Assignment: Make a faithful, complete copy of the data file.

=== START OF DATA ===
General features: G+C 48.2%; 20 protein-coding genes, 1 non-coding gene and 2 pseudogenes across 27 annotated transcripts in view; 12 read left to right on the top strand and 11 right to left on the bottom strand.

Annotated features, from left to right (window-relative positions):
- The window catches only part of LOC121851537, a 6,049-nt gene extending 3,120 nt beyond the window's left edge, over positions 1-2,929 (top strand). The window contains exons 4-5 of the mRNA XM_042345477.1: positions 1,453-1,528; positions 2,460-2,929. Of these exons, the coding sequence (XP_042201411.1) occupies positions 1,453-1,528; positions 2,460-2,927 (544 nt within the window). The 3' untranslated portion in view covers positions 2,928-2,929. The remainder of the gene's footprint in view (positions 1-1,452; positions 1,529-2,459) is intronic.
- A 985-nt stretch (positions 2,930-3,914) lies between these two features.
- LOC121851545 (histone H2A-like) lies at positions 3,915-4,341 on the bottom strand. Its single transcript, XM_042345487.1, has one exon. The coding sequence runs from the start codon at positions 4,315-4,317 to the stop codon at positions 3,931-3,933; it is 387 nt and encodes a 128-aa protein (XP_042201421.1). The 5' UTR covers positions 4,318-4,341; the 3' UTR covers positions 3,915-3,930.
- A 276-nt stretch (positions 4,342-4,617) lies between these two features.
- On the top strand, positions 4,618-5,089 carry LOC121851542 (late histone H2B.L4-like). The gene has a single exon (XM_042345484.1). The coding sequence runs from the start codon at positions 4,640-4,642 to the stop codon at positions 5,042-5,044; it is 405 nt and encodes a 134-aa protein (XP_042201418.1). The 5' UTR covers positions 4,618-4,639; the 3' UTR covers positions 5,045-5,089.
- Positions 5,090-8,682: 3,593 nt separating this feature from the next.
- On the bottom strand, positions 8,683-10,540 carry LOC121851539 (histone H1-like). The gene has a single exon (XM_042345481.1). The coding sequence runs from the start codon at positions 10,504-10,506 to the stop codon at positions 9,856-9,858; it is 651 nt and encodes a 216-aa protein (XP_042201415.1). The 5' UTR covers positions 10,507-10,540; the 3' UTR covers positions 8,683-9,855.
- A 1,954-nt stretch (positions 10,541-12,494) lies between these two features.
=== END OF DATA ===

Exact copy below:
General features: G+C 48.2%; 20 protein-coding genes, 1 non-coding gene and 2 pseudogenes across 27 annotated transcripts in view; 12 read left to right on the top strand and 11 right to left on the bottom strand.

Annotated features, from left to right (window-relative positions):
- The window catches only part of LOC121851537, a 6,049-nt gene extending 3,120 nt beyond the window's left edge, over positions 1-2,929 (top strand). The window contains exons 4-5 of the mRNA XM_042345477.1: positions 1,453-1,528; positions 2,460-2,929. Of these exons, the coding sequence (XP_042201411.1) occupies positions 1,453-1,528; positions 2,460-2,927 (544 nt within the window). The 3' untranslated portion in view covers positions 2,928-2,929. The remainder of the gene's footprint in view (positions 1-1,452; positions 1,529-2,459) is intronic.
- A 985-nt stretch (positions 2,930-3,914) lies between these two features.
- LOC121851545 (histone H2A-like) lies at positions 3,915-4,341 on the bottom strand. Its single transcript, XM_042345487.1, has one exon. The coding sequence runs from the start codon at positions 4,315-4,317 to the stop codon at positions 3,931-3,933; it is 387 nt and encodes a 128-aa protein (XP_042201421.1). The 5' UTR covers positions 4,318-4,341; the 3' UTR covers positions 3,915-3,930.
- A 276-nt stretch (positions 4,342-4,617) lies between these two features.
- On the top strand, positions 4,618-5,089 carry LOC121851542 (late histone H2B.L4-like). The gene has a single exon (XM_042345484.1). The coding sequence runs from the start codon at positions 4,640-4,642 to the stop codon at positions 5,042-5,044; it is 405 nt and encodes a 134-aa protein (XP_042201418.1). The 5' UTR covers positions 4,618-4,639; the 3' UTR covers positions 5,045-5,089.
- Positions 5,090-8,682: 3,593 nt separating this feature from the next.
- On the bottom strand, positions 8,683-10,540 carry LOC121851539 (histone H1-like). The gene has a single exon (XM_042345481.1). The coding sequence runs from the start codon at positions 10,504-10,506 to the stop codon at positions 9,856-9,858; it is 651 nt and encodes a 216-aa protein (XP_042201415.1). The 5' UTR covers positions 10,507-10,540; the 3' UTR covers positions 8,683-9,855.
- A 1,954-nt stretch (positions 10,541-12,494) lies between these two features.